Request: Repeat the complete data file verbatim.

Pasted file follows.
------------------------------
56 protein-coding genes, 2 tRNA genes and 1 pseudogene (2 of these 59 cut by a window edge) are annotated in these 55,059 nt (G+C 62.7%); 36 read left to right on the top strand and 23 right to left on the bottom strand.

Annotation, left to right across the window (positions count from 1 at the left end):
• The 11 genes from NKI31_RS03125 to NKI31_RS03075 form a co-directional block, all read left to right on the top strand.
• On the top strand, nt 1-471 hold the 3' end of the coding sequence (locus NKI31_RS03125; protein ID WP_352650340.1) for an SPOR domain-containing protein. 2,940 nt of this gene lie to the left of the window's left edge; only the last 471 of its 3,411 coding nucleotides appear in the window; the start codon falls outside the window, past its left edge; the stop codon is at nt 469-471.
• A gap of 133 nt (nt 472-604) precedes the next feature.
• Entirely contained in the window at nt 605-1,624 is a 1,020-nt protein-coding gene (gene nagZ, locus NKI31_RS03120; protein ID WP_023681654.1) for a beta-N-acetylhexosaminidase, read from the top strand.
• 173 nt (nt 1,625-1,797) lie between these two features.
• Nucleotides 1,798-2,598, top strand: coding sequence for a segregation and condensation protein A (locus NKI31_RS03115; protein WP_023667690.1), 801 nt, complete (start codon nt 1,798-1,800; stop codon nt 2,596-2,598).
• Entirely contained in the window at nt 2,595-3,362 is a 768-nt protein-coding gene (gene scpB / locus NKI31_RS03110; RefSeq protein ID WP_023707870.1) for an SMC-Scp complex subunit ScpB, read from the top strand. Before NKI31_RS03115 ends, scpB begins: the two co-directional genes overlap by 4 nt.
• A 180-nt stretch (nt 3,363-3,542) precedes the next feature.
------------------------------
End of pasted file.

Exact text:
56 protein-coding genes, 2 tRNA genes and 1 pseudogene (2 of these 59 cut by a window edge) are annotated in these 55,059 nt (G+C 62.7%); 36 read left to right on the top strand and 23 right to left on the bottom strand.

Annotation, left to right across the window (positions count from 1 at the left end):
• The 11 genes from NKI31_RS03125 to NKI31_RS03075 form a co-directional block, all read left to right on the top strand.
• On the top strand, nt 1-471 hold the 3' end of the coding sequence (locus NKI31_RS03125; protein ID WP_352650340.1) for an SPOR domain-containing protein. 2,940 nt of this gene lie to the left of the window's left edge; only the last 471 of its 3,411 coding nucleotides appear in the window; the start codon falls outside the window, past its left edge; the stop codon is at nt 469-471.
• A gap of 133 nt (nt 472-604) precedes the next feature.
• Entirely contained in the window at nt 605-1,624 is a 1,020-nt protein-coding gene (gene nagZ, locus NKI31_RS03120; protein ID WP_023681654.1) for a beta-N-acetylhexosaminidase, read from the top strand.
• 173 nt (nt 1,625-1,797) lie between these two features.
• Nucleotides 1,798-2,598, top strand: coding sequence for a segregation and condensation protein A (locus NKI31_RS03115; protein WP_023667690.1), 801 nt, complete (start codon nt 1,798-1,800; stop codon nt 2,596-2,598).
• Entirely contained in the window at nt 2,595-3,362 is a 768-nt protein-coding gene (gene scpB / locus NKI31_RS03110; RefSeq protein ID WP_023707870.1) for an SMC-Scp complex subunit ScpB, read from the top strand. Before NKI31_RS03115 ends, scpB begins: the two co-directional genes overlap by 4 nt.
• A 180-nt stretch (nt 3,363-3,542) precedes the next feature.